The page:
News and Insights
28 September 2016
The advantages of having a separate Jersey Will
Where a person dies domiciled in a jurisdiction other than Jersey, with assets in Jersey, a Jersey grant of probate (where there is a will) or letters of administration (where there is no will) is required by any Jersey financial institution holding assets with a value of over £10,000, before those assets are released.
Where the assets held in Jersey are under £10,000, the Jersey financial institution may accept a grant of probate or letters of administration or the equivalent, issued by a court in the jurisdiction of domicile of the deceased.
Where a Jersey grant of probate or Jersey letters of administration are required, the possible scenarios are as follows:
1. A person dies without leaving a valid will.
Where a person dies without having made a will the Jersey Probate Registry requires a copy of the letters of administration or equivalent issued by a court in the place of domicile, bearing the seal of that court and certified a true copy of the original by that court. A photocopy of the death certificate is also required.
A Jersey lawyer then prepares the documentation necessary to apply for letters of administration in Jersey. The personal representatives of the deceased must either appear in person in Jersey to make the application or appoint an attorney in Jersey to act on their behalf.
2. Where a person dies having made a will, which does not cover assets in Jersey or has died without leaving assets in the place of domicile and so the documentation referred to in paragraph 1 is not available.
In this scenario an affidavit of law is required from the jurisdiction of domicile, which must confirm the facts of the case and in particular:
- Who in accordance with the law of the place of domicile is entitled to inherit the assets of the deceased situated in Jersey; and
- Who is entitled to administer the Jersey estate of the deceased.
3. Where a person dies having made a will which covers worldwide estate.
In this scenario, where the will has been proved in the place of domicile, a court sealed and certified copy of the will and grant of probate issued in the place of domicile is required, as is a copy of the death certificate. Otherwise, the original will and death certificate are required.
The difficulties we encounter in these scenarios are as follows:
- Not all jurisdictions have the same concept of domicile as Jersey.
- Not all jurisdictions have the same concept of executor or administrator as Jersey.
- In some jurisdictions it is extremely difficult to obtain sealed and certified copies of documents from courts. Frequently, we are told that such documents are not available and we have had to wait for up to two years for the documents in some cases.
- In some cases where the will has not been validly executed in accordance with Jersey law, an affidavit of law from a lawyer practising in the place of domicile is necessary.
- Language barriers can lead to difficulties in explaining legal concepts and additional cost in obtaining official translations.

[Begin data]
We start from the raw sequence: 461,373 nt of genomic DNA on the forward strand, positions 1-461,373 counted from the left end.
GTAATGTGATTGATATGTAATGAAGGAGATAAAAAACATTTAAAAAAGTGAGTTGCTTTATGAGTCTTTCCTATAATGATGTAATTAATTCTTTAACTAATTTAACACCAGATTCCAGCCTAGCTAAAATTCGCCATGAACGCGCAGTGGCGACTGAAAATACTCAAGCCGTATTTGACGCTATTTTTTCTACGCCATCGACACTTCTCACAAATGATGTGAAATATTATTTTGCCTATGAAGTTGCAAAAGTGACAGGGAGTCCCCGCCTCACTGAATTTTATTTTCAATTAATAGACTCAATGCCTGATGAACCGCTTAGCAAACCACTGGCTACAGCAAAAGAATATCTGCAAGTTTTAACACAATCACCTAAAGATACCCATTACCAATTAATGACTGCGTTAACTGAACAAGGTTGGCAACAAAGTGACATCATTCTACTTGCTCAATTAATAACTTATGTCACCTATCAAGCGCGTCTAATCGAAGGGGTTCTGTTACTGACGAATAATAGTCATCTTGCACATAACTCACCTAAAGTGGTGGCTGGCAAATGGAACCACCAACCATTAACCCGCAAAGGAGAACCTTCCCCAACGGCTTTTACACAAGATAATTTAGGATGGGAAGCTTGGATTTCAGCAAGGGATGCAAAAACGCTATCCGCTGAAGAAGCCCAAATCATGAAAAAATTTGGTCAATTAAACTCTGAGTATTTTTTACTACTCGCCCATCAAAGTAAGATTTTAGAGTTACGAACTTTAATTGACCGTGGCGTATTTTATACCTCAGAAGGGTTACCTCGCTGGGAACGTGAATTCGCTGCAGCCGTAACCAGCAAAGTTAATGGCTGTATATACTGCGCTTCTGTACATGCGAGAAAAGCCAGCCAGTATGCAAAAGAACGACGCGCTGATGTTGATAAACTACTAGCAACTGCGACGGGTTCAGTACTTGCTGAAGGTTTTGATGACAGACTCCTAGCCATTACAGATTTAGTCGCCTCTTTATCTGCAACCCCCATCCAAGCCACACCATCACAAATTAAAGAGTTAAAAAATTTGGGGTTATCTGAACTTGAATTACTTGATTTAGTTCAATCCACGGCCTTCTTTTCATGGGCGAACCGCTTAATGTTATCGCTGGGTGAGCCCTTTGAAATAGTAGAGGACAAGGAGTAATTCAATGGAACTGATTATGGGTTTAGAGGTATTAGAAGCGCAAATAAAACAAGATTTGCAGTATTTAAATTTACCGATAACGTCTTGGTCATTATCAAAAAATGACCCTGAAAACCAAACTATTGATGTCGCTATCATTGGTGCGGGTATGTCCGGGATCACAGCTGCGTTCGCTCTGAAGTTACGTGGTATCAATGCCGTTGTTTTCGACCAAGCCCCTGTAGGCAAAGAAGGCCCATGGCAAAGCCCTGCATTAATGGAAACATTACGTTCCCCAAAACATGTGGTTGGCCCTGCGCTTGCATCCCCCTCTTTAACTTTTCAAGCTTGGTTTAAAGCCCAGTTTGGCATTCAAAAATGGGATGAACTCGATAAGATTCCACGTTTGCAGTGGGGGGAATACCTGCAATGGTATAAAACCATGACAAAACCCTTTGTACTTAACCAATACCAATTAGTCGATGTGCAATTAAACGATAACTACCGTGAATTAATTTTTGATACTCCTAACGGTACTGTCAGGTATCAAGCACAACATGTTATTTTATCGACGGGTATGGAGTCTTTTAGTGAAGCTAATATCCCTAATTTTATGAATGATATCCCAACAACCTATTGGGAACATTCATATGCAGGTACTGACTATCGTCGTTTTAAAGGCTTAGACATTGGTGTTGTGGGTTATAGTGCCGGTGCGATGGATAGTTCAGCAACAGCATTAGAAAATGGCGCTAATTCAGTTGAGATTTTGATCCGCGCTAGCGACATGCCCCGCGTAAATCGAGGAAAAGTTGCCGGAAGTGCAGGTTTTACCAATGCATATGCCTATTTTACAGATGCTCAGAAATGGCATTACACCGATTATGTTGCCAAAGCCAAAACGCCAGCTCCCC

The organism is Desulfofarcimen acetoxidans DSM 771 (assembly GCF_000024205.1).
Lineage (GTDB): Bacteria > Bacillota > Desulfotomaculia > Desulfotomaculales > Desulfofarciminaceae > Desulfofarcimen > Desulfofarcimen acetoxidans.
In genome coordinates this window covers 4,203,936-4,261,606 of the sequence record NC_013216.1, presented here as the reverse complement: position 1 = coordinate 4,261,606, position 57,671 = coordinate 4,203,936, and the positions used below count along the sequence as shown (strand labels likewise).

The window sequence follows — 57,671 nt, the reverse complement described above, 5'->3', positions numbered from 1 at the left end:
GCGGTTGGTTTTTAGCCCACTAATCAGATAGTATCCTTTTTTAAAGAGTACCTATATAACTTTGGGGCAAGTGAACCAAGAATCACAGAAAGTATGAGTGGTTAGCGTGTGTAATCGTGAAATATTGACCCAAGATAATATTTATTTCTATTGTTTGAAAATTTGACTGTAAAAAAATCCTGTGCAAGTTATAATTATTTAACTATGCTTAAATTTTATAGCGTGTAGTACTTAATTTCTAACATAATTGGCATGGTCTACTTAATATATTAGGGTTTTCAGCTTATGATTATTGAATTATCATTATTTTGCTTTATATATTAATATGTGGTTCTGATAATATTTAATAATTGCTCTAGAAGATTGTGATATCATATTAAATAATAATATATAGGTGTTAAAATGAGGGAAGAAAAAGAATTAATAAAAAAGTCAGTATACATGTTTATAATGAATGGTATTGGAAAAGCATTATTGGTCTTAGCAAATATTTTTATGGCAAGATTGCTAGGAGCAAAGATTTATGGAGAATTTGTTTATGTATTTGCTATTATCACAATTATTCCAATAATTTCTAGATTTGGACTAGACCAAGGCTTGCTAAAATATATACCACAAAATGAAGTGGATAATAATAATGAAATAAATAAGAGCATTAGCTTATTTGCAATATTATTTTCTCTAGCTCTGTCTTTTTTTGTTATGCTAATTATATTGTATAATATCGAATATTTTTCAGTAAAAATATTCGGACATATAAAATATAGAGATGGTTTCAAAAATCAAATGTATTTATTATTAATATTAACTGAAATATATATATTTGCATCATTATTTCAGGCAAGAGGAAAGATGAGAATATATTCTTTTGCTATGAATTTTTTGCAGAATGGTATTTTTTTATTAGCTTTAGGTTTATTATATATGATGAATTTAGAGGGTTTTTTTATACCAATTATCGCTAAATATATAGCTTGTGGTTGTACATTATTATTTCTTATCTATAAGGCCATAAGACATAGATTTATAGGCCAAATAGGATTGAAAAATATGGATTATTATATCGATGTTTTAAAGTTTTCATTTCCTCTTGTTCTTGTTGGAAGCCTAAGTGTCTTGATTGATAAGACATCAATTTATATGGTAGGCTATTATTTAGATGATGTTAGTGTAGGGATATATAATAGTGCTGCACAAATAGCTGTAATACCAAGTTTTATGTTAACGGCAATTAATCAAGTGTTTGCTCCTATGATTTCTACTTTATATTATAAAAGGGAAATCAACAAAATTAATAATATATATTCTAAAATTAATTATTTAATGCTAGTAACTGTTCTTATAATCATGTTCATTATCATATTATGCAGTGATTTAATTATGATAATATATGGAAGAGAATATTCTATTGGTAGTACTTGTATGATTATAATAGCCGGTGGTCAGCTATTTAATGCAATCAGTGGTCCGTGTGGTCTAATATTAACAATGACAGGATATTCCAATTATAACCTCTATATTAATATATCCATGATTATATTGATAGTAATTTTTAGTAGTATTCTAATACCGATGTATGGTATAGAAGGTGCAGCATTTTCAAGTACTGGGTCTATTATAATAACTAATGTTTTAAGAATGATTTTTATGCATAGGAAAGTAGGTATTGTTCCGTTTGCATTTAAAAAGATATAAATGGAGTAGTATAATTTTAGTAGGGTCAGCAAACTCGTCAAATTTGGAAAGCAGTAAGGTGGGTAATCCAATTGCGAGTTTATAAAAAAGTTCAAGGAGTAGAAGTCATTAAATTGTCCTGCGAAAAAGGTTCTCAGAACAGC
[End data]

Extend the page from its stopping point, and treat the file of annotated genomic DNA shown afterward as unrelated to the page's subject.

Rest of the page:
- Errors on documents can lead to delays and additional costs.
- Reluctance of lawyers in the place of domicile and/or beneficiaries to accept the advice given with regard to the documents required can lead to delays and additional costs.
- Waiting for probate or letters of administration to be granted in the place of domicile, before probate procedures can take place in Jersey, is not always convenient and results in time delays.
- Where the will covers estate in many jurisdictions it can take some time to obtain official documentation from courts in the place of domicile.
Making a separate will to cover Jersey assets ensures that the Jersey estate is dealt with quickly and efficiently. There is no necessity to obtain official copies of documents from courts in the place of domicile, or affidavits of law. The only original documentation required is the original Jersey will and the original death certificate (which is later returned). Only photocopies of any other: wills are required
As a result, the process is very quick and cost effective. The ideal scenario would be to appoint a Jersey executor, making it unnecessary for the executor to come to Jersey to make a personal application for probate or to execute a power of attorney.
Where the will is drafted by a Jersey lawyer the lawyer will ensure that it is validly drafted in accordance with Jersey law, alleviating the possibility of further documentation being required.
Finally, in some jurisdictions there are hefty inheritance taxes which must be paid in advance. Having a separate Jersey will has the benefit of it being possible for beneficiaries to gain access to funds in Jersey to pay those taxes, without having to obtain probate in the jurisdiction of domicile first.
Contact us today to find out more about our probate services or help you make a Jersey Will: +44 (0)1534 632263